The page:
All we do know is that Peter and Philip were mentioned as being married, and it seems that they were married when they were called to be Apostles.


#7

Yes, or at least I don’t see a problem with it. Sex and marriage are not necessary to good health - many people have lived without them. The Monastic tradition goes back to the first century, as well, and they have always been celibate/unmarried.

Celibacy in the single life has always been understood as a path to greater holiness - why that is, I don’t know, but we seem to be encoded from within to recognize celibate persons as being “more holy” than others. I don’t know whether that’s a cultural imprint or something in our DNA, but in our place and time, at least, a life that is marked by celibacy/singleness is a real witness of holiness to others - even the most unchurched person thinks of God and wonders whether he needs to improve his life when he sees a nun in her habit, or a priest in his collar.

Was this a man made design, and why? If it was, which it is sounding like it, why did God make man and woman for one another?

Man and woman were created for each other to be partners in the founding .of families and the upbringing of children. Not everyone is called to marriage - it is a very specific vocation.

BTW–I think that celibate has a different meaning here–we are also called to be celibate within our marriages, and if we are single. Celibate in the priests’ case meaning ‘to not marry.’ I probably should have said that in my original post…oh well! lol

Don’t worry - I understood your meaning. :slight_smile:


#8

Thanks for this post! Let’s say for a moment that priests could marry–would that make them less holy? Are we not as married people…as people dating others, etc…called to put Christ first? Perhaps, there might have been dissention within families whereby a priest had to choose…family time or Church time. Being a priest is a vocation, and is a 24/7 way of life. Perhaps, that could cause some problems in a marriage. But, does it make our married Protestant brothers (who are ministers) less holy?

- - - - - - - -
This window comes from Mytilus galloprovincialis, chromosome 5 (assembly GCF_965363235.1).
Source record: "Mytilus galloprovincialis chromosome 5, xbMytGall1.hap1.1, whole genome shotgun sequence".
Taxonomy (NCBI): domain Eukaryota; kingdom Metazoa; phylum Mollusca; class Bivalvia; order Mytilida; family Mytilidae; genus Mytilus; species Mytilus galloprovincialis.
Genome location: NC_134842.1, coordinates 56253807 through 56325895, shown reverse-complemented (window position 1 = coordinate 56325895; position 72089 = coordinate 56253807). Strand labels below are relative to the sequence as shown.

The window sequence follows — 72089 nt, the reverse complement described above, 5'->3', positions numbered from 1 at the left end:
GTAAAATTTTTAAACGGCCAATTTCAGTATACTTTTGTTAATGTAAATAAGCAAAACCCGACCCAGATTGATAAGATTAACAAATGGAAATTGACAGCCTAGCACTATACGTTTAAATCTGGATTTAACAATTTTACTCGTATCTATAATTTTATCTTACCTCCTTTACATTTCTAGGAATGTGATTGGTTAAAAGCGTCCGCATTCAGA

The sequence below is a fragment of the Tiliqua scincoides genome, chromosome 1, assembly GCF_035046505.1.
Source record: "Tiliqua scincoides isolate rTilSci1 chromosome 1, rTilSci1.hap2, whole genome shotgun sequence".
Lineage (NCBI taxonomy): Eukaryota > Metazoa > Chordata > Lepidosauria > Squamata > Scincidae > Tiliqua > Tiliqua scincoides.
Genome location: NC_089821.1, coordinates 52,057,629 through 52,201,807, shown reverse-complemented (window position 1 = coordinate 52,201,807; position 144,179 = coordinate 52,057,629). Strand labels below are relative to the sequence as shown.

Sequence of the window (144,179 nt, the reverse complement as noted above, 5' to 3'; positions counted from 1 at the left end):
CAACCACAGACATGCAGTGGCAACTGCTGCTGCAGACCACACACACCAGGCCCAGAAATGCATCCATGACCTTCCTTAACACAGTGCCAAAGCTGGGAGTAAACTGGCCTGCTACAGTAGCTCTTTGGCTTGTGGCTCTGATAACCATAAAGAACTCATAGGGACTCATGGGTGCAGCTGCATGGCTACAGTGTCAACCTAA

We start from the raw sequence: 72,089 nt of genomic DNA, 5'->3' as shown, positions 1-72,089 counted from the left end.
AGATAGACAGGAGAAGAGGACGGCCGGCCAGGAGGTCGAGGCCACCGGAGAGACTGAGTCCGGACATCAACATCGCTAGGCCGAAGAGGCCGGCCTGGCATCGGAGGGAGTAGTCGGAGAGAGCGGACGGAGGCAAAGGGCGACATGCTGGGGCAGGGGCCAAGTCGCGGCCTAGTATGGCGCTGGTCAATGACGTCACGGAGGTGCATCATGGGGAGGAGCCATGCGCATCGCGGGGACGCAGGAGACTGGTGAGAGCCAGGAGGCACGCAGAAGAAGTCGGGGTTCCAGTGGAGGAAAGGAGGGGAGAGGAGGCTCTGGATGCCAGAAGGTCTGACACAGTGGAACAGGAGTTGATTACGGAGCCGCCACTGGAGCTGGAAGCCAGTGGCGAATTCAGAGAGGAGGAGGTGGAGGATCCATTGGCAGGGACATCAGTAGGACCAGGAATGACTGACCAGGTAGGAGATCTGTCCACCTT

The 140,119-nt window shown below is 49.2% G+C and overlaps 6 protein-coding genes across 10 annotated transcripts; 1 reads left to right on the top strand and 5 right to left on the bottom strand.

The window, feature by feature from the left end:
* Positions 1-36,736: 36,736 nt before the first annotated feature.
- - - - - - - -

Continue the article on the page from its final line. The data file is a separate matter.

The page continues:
jmcrae–thank you again.:slight_smile: I enjoy your posts…you are down to earth. But, why wasn’t this the stance of the RCC in the beginning? If we are to believe that the Apostles’ way of life was what led the Church to adopt preistly celibacy as a policy for becoming a clergyman, (or woman) why wasn’t celibacy the policy from the get go?

My own opinion…hmmm…I have grown up with the Church as such a major part of my life…and for priests to be able to marry…hmmm…it would not change my high opinion of priests at all. In some ways, though, it would just be strange–change can be good, and it can be hard to take. In some ways, I think that they should have the option to marry.


#9

Well, we know that Jesus stressed that those who could accept this teaching should accept it, and Paul as well stressed the devotion virginity brings, and the Church understood it as the ideal.

There are certainly problems with a married priest as his mission conflicts with the needs of his family.

Remember that among the Eastern Rite Catholics and Orthodox [And if some of you reading this are from these groups and see an error in phrasing please correct] that while a married man may be ordained a priest, a priest may not marry. If he is ordained as a single man, he may not marry and if a married man becomes a priest, he may not remarry if his wife should die.

So even if the Church were to relax their discipline on allowing married men to be ordained, it would not change the status of those already priests.


#10

I love this site–I learn so much from you guys!

I have heard that…an already ordained celibate priest, cannot marry. Isn’t it true, that there is no allowance for men to marry in the RCC, but they can in the Greek Orthodox Church??


#11